As a coordinator for the Enroll-HD site in Manchester, UK, Dawn Rogers works with people who have signed up to participate for this and other HD studies. For the time being, she is also doing another job: Helping make sure that all the study sites in the UK transition smoothly from REGISTRY to Enroll-HD. As a study monitor, Dawn Rogers travels the length of the United Kingdom “from Aberdeen to Cornwall,” visiting sites that are preparing to transition to double-check that data is accurately collected and well-maintained. It’s a lot of travel, but she likes it. Because she stops in on each site individually, sooner or later she meets nearly everyone who is involved in the UK branch of the study.
Q: When you visit sites around the UK as a study monitor, what do you do?
We check the data against medical notes and family records, and meet with coordinators there. We want to make sure the records of clinical characteristics are as accurate as possible. We check through the medical notes to make sure the site staff have picked up on any history of behavioral or motor problems. The site visits also involve training—for example, on the cognitive assessments or the problem behaviors assessment. I’ve got to know a lot more people in this role. It’s lovely to feel a bigger part of the HD network.
Q: The other half of the week you’re in Manchester. What is your work like there?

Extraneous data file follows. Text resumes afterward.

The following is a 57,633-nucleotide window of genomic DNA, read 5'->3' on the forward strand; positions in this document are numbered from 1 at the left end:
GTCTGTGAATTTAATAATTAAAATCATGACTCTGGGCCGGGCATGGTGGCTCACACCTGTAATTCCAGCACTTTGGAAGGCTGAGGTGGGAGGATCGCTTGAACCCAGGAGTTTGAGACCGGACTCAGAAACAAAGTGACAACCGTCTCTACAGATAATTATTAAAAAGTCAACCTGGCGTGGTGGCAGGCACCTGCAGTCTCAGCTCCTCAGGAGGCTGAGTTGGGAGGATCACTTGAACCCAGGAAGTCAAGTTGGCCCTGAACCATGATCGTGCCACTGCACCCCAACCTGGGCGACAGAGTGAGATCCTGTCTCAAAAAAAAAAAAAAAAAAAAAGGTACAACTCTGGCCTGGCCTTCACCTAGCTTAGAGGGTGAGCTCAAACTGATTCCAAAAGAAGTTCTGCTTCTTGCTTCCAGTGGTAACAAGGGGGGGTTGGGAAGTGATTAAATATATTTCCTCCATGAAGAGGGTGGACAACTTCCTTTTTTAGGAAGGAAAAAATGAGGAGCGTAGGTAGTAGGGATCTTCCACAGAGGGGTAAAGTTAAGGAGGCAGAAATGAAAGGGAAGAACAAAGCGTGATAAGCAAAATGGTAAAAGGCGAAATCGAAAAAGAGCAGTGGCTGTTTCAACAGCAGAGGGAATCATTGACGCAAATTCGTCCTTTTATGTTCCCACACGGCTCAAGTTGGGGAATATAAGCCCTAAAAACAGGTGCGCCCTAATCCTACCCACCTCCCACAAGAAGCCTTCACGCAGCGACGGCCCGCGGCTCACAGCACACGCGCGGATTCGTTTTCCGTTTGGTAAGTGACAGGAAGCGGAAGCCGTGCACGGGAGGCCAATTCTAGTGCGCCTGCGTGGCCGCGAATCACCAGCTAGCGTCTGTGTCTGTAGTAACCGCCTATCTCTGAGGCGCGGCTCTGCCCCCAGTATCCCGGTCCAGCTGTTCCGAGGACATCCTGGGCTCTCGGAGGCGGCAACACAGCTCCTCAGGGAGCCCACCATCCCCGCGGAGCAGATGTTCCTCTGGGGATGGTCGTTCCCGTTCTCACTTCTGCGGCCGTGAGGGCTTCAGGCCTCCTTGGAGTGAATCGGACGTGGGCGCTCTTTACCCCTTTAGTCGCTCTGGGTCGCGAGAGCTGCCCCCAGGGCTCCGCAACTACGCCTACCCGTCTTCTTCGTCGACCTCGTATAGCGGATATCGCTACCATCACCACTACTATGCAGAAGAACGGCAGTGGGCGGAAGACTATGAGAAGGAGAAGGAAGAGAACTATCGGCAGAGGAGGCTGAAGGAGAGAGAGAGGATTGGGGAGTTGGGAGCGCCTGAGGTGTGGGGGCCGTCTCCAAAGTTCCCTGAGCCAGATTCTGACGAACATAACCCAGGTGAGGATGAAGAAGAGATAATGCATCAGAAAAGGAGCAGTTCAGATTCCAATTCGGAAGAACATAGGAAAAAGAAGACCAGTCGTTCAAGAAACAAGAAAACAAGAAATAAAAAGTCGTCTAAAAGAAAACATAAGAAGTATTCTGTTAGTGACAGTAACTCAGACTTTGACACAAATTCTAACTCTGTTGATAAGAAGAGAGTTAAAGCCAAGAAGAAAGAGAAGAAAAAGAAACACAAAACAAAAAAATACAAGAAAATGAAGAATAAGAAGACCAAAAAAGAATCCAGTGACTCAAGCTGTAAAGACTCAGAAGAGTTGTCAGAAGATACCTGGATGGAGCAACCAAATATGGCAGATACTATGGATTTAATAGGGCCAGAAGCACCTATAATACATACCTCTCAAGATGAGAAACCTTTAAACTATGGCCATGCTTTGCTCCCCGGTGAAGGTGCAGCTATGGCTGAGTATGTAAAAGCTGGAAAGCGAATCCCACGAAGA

I’m involved in the recruitment of patients—but actually, we have a lot of patients who want to take part, so I don’t do a lot of actively going out and finding people. I’m involved in organizing the clinics, and do the majority of the research assessments with people. I’m also involved in a number of clinical trials coming up.
Q: What’s your favorite part of the job?
I love meeting the patients! I love talking to them about research as well, and explaining about Enroll-HD. We’ve generally had a very positive vibe from patients about the study. They’re excited that it’s gone global and is going to be a much larger cohort.
Q: The assessments for Enroll-HD can be tedious for study participants. How do you make it fun?
I try to put people at ease as much as possible. We have a real continuity of staff at Manchester, so families meet with the
same people each year. They appreciate that we’ve remembered details about them. In terms of making the assessments fun, I’m not sure we’ve achieved that! We try to let people know we want to support them. We try to encourage people not to put too much pressure on themselves. You have to relax people, because it can be stressful for them. I’ve been tested on these tasks too, and I know they’re not easy. Being a rater, I was expected to be good at them, but as I tell people, I made errors too. People get a giggle out of that.
Q: What do you tell people about getting involved in research?
We let people know that it’s really useful information. A lot of people are keen to be involved in other research as well, and we let themknow that this is what we use to see if they’re suitable for those studies. It’s all connected, it’s an important network. A lot of people are keen to be involved in whatever way they can.
This story was originally published in the June 2014 issue of Enroll!